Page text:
Posted in: by Robert Horton, Contributors, Film Reviews

Film Review: ‘Diplomacy’

Niels Arestrup

Paris was not destroyed by the retreating Germans during World War II, so the outcome of Diplomacy is not in question. That is, unless some Inglourious Basterds–style historical embroidery were to break out. But director Volker Schlöndorff is no Quentin Tarantino, and Diplomacy plays as a minimalist dialogue on the nature of ethics and responsibility. Most of it takes place in a room at the Hotel Meurice in August 1944, the headquarters of General Dietrich von Choltitz (Niels Arestrup). Von Choltitz has been military governor here for less than a month; with the Allies already pounding at the outskirts of town, he’s doomed to eventually surrender the city. But Hitler has charged him with destroying the riches of Paris—bridges, Notre Dame, the Eiffel Tower—before capitulation.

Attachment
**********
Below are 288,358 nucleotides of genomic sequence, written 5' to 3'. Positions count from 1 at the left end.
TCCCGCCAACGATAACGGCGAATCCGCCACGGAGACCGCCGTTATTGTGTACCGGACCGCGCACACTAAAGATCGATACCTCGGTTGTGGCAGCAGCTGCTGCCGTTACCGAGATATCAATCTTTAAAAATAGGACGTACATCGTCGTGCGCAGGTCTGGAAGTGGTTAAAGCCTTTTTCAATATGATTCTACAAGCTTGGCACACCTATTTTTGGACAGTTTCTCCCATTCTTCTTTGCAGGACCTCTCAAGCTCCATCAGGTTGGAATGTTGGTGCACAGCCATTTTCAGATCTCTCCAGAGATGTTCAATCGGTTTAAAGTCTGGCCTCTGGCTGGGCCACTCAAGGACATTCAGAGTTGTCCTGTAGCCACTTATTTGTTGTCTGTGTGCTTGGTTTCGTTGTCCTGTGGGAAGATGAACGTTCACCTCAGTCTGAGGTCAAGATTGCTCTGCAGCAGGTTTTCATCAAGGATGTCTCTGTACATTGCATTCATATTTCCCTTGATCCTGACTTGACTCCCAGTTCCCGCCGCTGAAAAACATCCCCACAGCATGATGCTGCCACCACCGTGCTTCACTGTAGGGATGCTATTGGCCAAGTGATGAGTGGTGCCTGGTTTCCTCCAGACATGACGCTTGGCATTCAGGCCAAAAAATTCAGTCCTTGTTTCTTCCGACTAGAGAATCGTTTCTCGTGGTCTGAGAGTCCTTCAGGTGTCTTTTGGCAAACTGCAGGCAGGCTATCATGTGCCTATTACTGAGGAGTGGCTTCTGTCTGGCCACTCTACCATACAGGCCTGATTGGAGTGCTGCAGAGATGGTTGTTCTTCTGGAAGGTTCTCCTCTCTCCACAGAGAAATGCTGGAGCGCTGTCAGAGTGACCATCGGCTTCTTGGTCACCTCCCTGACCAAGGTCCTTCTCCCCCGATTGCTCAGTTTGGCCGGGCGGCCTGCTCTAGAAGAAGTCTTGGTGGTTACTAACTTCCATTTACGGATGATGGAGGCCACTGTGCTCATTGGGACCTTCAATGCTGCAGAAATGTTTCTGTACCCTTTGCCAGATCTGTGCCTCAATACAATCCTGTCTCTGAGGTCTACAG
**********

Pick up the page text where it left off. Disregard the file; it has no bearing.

Continue reading at Seattle Weekly